I Refuse to Believe It's Hopeless
In this exclusive interview senior media commentator Sisy Chen considers how the Taiwanese, despite their disenchantment with politics, are taking the future into their own hands, building strong grassroots forces in society.
I Refuse to Believe It's HopelessBy Fuyuan Hsiao
From CommonWealth Magazine (vol. 540 )
Since the 1980s when Taiwan attained economic prosperity and then political liberalization, everyone's lives have revolved around the political arena, because we thought politics would lead us into a bright future. Instead, it has drawn us into a completely unbelievable black maelstrom. Many people have been drawn into this political maelstrom over and over again, their aspirations dashed, their hopefulness turning to despair.
But I feel that Taiwan's hope lies in this despair.
Because thanks to this utter despair in politics, we no longer rely on, and no longer trust, politicians to bring about change. Capable people have begun to take the path of civic action instead. This is where Taiwan's hope for a turnaround lies.
Small People, Big Heroes
The Lovely Taiwan Foundation, for instance, managed in just five years to establish a system to help the local farmers of Chishang, Taidong County to gain organic certification. Suddenly, people throughout Chishang felt that while growing organic produce was hard work, all their efforts were worthwhile and meaningful, and that they were no longer all alone.
Later on, the writer Chiang Hsun went there to read his poetry, and the choreographer Lin Hwai-min spent time there as an artist-in-residence, which resulted in the creation of the dance production Rice. For the people of Chishang, it was beyond their imagination that this small place could become the focus of attention throughout Taiwan.
And then there is a bunch of young, second- and third-generation family business heirs who created Maji Maji Square in the Taipei Expo Park as a cultural-creative platform, operating in the red for a year. These people previously invested in restaurants where they made a lot of money. So they took their restaurants to the Taipei Expo Park, opening outlets there. The place is drawing more and more crowds. They hope to use the money they make with the restaurants to support the creative market, so that Taiwan can have a cultural-creative platform.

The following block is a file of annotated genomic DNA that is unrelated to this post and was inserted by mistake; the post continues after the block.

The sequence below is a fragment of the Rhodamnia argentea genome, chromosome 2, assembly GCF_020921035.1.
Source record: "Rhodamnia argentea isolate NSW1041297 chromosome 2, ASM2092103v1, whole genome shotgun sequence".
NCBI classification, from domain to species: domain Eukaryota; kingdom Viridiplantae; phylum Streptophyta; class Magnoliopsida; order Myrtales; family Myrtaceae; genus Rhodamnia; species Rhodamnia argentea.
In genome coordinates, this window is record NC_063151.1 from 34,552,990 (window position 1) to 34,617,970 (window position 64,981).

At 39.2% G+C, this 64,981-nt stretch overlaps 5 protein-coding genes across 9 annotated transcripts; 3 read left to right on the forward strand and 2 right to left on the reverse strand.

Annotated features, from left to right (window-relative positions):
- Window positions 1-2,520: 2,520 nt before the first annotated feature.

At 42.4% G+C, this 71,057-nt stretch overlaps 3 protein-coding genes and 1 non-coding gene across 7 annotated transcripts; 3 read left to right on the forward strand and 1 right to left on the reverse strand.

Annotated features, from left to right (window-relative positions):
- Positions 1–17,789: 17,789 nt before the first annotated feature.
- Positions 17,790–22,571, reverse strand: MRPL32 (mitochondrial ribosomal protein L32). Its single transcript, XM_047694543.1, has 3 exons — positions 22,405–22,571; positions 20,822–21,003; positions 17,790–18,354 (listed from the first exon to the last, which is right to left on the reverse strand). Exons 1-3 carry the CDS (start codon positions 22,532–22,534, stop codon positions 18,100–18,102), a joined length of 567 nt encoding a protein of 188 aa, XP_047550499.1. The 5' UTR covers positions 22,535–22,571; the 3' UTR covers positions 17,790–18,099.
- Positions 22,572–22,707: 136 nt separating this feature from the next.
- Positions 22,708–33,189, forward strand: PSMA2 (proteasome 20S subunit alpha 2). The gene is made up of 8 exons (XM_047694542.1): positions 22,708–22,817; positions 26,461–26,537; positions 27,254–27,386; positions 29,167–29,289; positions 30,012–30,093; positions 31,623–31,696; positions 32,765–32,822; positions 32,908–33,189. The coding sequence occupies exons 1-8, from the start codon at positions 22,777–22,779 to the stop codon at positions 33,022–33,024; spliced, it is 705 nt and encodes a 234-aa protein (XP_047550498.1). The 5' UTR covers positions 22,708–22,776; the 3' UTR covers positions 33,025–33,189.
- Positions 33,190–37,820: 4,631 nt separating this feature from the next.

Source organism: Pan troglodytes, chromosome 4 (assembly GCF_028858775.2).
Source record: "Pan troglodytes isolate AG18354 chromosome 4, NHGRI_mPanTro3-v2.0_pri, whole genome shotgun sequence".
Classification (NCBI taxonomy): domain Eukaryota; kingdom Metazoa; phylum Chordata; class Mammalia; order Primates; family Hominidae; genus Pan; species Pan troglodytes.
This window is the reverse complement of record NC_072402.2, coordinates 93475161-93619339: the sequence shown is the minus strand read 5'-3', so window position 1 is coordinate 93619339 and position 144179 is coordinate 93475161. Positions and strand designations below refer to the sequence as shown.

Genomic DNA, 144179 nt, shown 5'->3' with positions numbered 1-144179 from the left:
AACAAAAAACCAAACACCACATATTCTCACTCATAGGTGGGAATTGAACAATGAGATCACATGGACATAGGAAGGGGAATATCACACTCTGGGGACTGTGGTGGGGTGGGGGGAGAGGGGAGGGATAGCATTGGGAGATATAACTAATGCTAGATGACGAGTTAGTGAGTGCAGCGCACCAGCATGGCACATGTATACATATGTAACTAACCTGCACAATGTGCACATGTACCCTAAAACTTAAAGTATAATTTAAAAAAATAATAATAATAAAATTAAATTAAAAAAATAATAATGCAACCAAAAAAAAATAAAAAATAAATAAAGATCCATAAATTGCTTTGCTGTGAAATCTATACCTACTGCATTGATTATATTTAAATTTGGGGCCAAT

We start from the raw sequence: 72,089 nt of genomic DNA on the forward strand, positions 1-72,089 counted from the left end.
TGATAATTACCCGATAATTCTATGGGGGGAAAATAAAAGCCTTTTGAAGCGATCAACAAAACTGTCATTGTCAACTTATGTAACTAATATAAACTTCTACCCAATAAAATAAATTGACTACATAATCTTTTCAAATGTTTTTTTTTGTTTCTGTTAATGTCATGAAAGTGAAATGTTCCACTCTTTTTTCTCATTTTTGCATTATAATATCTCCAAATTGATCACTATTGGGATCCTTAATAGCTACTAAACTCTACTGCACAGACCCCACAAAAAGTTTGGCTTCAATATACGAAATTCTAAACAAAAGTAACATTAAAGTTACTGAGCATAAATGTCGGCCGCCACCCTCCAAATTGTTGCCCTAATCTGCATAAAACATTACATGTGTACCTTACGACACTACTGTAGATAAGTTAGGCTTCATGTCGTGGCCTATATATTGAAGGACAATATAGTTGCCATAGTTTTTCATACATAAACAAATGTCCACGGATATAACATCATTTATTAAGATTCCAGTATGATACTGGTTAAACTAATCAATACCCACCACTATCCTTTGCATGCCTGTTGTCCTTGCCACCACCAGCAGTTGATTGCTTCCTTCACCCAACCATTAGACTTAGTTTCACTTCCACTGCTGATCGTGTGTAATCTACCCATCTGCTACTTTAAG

If you turn another corner, you can see the Vox Nativa children's choir which appears at the very end of the documentary Beyond Beauty – Taiwan from Above. In the indigenous communities of Xinyi Township, elementary school principal Peter Ma (Bukut) helped these Bunun children, who had no idea at all what to do with their lives, to regain their self-confidence through music.
It's hard to fathom that a civil servant (Chi Po-lin) would give up his pension and go crazy shooting Beyond Beauty – Taiwan from Above.
When he finished shooting his film, I had an argument with him. I asked him why he was so bent on getting his film into the movie theater system and warned him that he would fail if he joined the commercial film distribution system. I worried that he would fail at the box office. As it turned out, his box office results were very, very good. He posted a box office gross of NT$50 million, and the first thing he did afterwards was to donate NT$5 million to some film foundations.